|--||the 1961 Hague Convention Abolishing the Requirement of Legalization for Foreign Public documents.|
All are procedural. None of those adopted by the United States sets out unified substantive rules. CISG would be the [page 10-6] first and would deal with important aspects of law governing the most fundamental transaction for international trade.
As a number of non-American experts have said it to me on many occasions, it is not immodest, I think, to say that U.S. ratification of the CISG would cause many countries now hanging back to accelerate their review of the CISG for possible ratification. U.S. ratification, it seems, would have a multiplier effect, perhaps because so few other governments have expected it. The effect is certainly welcome, and in turn would make U.S. ratification more desirable and potentially more beneficial to U.S. traders and their lawyers. It should make us feel good to assume a position of leadership in the adoption of such a convention. Our ratification should also enhance the standing of the United States in the international organizations I named earlier. It would dispel at least some of the current doubts about the seriousness of our participation in international private law unification work.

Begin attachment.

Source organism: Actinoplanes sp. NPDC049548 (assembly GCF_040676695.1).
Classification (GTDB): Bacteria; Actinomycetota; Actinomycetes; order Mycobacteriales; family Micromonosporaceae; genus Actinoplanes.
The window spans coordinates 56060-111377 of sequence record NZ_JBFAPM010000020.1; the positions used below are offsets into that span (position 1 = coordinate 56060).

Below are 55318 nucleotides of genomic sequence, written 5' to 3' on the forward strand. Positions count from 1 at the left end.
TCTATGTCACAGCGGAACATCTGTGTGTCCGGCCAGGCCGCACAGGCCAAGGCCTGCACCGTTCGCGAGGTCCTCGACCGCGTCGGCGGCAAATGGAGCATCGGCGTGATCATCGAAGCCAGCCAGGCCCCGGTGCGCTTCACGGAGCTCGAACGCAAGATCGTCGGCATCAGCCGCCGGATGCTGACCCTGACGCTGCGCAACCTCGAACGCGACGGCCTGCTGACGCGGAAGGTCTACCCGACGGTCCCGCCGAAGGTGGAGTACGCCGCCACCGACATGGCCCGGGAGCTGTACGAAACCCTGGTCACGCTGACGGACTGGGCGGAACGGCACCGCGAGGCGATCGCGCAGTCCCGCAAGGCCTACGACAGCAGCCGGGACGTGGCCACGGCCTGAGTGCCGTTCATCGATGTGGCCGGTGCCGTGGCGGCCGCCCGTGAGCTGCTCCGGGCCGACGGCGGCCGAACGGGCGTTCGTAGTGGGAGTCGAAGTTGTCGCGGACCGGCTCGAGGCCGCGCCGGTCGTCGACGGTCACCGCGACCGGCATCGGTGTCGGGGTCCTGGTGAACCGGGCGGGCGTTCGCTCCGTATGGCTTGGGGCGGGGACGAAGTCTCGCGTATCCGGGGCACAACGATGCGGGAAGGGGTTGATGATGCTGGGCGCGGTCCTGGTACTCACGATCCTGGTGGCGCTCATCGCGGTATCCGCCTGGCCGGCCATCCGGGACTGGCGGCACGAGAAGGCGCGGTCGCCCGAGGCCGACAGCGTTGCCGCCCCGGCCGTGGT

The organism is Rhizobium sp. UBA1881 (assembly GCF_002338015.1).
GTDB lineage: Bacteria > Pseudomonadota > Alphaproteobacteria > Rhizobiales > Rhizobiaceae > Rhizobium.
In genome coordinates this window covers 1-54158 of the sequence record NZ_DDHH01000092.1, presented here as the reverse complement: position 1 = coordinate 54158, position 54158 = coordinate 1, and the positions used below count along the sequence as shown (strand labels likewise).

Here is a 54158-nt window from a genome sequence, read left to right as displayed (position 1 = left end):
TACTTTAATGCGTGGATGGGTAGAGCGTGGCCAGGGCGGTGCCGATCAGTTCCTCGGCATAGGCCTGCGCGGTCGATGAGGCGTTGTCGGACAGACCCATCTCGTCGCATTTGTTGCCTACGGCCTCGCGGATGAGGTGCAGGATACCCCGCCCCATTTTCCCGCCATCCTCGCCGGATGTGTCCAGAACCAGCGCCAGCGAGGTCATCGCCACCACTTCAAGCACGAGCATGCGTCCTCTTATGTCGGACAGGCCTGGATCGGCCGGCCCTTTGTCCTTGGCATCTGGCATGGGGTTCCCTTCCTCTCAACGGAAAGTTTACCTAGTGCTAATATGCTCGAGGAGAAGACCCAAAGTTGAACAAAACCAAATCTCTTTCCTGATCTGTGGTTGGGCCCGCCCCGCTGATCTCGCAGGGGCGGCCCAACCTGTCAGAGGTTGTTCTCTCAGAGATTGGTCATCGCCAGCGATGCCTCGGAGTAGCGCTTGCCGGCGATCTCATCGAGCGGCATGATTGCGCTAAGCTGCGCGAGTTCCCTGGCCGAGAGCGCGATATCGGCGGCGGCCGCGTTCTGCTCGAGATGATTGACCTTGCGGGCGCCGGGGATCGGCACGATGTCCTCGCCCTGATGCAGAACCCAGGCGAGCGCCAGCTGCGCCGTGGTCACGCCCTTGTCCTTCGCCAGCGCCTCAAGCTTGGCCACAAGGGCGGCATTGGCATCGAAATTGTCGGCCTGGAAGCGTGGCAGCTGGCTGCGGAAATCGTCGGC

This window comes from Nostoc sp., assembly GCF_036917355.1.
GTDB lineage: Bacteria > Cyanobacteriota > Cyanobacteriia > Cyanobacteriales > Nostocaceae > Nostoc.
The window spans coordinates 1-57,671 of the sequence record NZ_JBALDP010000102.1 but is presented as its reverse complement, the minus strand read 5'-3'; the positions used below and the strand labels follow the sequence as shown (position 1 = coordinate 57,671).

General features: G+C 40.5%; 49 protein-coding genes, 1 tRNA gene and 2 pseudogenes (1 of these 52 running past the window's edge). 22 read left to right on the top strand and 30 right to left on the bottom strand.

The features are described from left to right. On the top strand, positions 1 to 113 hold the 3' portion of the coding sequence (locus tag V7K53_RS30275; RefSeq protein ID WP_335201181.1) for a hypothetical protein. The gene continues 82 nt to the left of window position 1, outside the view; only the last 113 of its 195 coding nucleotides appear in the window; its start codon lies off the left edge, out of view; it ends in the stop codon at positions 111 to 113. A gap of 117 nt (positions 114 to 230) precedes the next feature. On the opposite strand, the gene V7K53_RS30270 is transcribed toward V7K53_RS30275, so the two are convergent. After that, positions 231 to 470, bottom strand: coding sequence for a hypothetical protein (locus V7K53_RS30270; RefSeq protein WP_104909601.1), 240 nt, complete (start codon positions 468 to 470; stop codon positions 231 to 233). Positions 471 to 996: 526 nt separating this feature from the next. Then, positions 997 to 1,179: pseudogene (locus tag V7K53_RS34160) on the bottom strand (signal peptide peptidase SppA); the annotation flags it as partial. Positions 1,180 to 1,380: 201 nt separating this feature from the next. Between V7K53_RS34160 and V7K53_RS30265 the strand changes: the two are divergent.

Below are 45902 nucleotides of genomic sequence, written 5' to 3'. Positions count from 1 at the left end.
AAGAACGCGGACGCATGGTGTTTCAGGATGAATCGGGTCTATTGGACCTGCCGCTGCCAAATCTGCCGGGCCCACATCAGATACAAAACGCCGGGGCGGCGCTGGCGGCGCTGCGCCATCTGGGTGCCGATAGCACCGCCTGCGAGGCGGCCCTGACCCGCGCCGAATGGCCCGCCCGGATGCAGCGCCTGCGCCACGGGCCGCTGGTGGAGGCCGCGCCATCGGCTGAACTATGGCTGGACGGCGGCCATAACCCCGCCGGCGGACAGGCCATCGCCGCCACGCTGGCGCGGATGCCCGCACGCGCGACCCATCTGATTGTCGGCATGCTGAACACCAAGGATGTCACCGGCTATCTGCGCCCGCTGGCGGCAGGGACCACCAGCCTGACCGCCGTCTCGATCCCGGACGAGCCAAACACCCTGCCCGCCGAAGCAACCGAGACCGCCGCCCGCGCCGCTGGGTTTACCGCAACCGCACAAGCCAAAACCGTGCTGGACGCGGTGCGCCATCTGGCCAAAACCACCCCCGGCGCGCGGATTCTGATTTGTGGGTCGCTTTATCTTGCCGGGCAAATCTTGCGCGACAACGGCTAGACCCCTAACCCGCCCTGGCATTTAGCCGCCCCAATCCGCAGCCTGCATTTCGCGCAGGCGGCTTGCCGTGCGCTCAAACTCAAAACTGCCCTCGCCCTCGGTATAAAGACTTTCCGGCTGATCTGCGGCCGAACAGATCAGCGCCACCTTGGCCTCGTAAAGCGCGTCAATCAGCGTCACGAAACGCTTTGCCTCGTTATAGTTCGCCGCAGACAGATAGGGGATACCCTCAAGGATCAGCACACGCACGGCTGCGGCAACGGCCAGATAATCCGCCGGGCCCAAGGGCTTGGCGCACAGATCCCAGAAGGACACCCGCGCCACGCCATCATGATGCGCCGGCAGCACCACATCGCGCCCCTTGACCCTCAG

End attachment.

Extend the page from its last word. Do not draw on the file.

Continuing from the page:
Let me close by thanking Hans Smit, the Parker School, and the cooperating law schools and the AACSL for this helpful program in the educational process of bringing the Convention to the attention of the private legal sector. The federal government's role in that process can only be supportive -- the basic responsibility for it must lie in the private sector. Thanks also to the other speakers, so many of whom are from major trading partners of the United States. I hope they will return to their countries, and Professor Sono to the UNCITRAL Secretariat, convinced that we are serious in the United States about ratifying this Convention. [page 10-7]
1. 20 UST 361, TIAS 6638, 658 UNTS 163, in force for the United States, February 10, 1969.
2. 23 UST 255, TIAS 7444, in force for the United States October 7, 1972.
3. TIAS 10072, 527 UNTS 189, in force for the United States October 15, 1981.